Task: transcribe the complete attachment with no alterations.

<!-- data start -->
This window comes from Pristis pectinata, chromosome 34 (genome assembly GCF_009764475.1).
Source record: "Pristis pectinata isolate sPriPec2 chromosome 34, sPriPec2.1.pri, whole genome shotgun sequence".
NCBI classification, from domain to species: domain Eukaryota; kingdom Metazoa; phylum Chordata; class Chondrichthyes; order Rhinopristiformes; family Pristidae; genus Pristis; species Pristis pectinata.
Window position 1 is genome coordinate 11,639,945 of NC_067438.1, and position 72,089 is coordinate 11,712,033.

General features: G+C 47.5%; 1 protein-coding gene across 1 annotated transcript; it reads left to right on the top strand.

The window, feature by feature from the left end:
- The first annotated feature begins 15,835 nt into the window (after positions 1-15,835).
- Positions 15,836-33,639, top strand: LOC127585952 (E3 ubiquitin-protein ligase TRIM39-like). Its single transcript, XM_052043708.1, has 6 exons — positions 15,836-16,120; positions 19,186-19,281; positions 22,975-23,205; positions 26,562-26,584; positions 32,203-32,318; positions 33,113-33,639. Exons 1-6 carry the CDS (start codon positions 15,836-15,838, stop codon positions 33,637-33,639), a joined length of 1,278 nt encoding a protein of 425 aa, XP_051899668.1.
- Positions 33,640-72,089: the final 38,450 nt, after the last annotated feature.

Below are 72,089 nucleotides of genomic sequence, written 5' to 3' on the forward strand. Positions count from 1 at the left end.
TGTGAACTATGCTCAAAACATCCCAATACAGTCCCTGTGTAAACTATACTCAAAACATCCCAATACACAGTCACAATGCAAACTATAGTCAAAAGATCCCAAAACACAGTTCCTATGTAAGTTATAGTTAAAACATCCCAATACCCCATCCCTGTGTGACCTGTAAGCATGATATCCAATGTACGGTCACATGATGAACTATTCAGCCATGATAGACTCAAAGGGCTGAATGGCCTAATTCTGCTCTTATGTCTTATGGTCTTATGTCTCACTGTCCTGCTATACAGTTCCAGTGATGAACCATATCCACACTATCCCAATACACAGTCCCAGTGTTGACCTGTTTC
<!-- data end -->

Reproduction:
This window comes from Pristis pectinata, chromosome 34 (genome assembly GCF_009764475.1).
Source record: "Pristis pectinata isolate sPriPec2 chromosome 34, sPriPec2.1.pri, whole genome shotgun sequence".
NCBI classification, from domain to species: domain Eukaryota; kingdom Metazoa; phylum Chordata; class Chondrichthyes; order Rhinopristiformes; family Pristidae; genus Pristis; species Pristis pectinata.
Window position 1 is genome coordinate 11,639,945 of NC_067438.1, and position 72,089 is coordinate 11,712,033.

General features: G+C 47.5%; 1 protein-coding gene across 1 annotated transcript; it reads left to right on the top strand.

The window, feature by feature from the left end:
- The first annotated feature begins 15,835 nt into the window (after positions 1-15,835).
- Positions 15,836-33,639, top strand: LOC127585952 (E3 ubiquitin-protein ligase TRIM39-like). Its single transcript, XM_052043708.1, has 6 exons — positions 15,836-16,120; positions 19,186-19,281; positions 22,975-23,205; positions 26,562-26,584; positions 32,203-32,318; positions 33,113-33,639. Exons 1-6 carry the CDS (start codon positions 15,836-15,838, stop codon positions 33,637-33,639), a joined length of 1,278 nt encoding a protein of 425 aa, XP_051899668.1.
- Positions 33,640-72,089: the final 38,450 nt, after the last annotated feature.

Below are 72,089 nucleotides of genomic sequence, written 5' to 3' on the forward strand. Positions count from 1 at the left end.
TGTGAACTATGCTCAAAACATCCCAATACAGTCCCTGTGTAAACTATACTCAAAACATCCCAATACACAGTCACAATGCAAACTATAGTCAAAAGATCCCAAAACACAGTTCCTATGTAAGTTATAGTTAAAACATCCCAATACCCCATCCCTGTGTGACCTGTAAGCATGATATCCAATGTACGGTCACATGATGAACTATTCAGCCATGATAGACTCAAAGGGCTGAATGGCCTAATTCTGCTCTTATGTCTTATGGTCTTATGTCTCACTGTCCTGCTATACAGTTCCAGTGATGAACCATATCCACACTATCCCAATACACAGTCCCAGTGTTGACCTGTTTC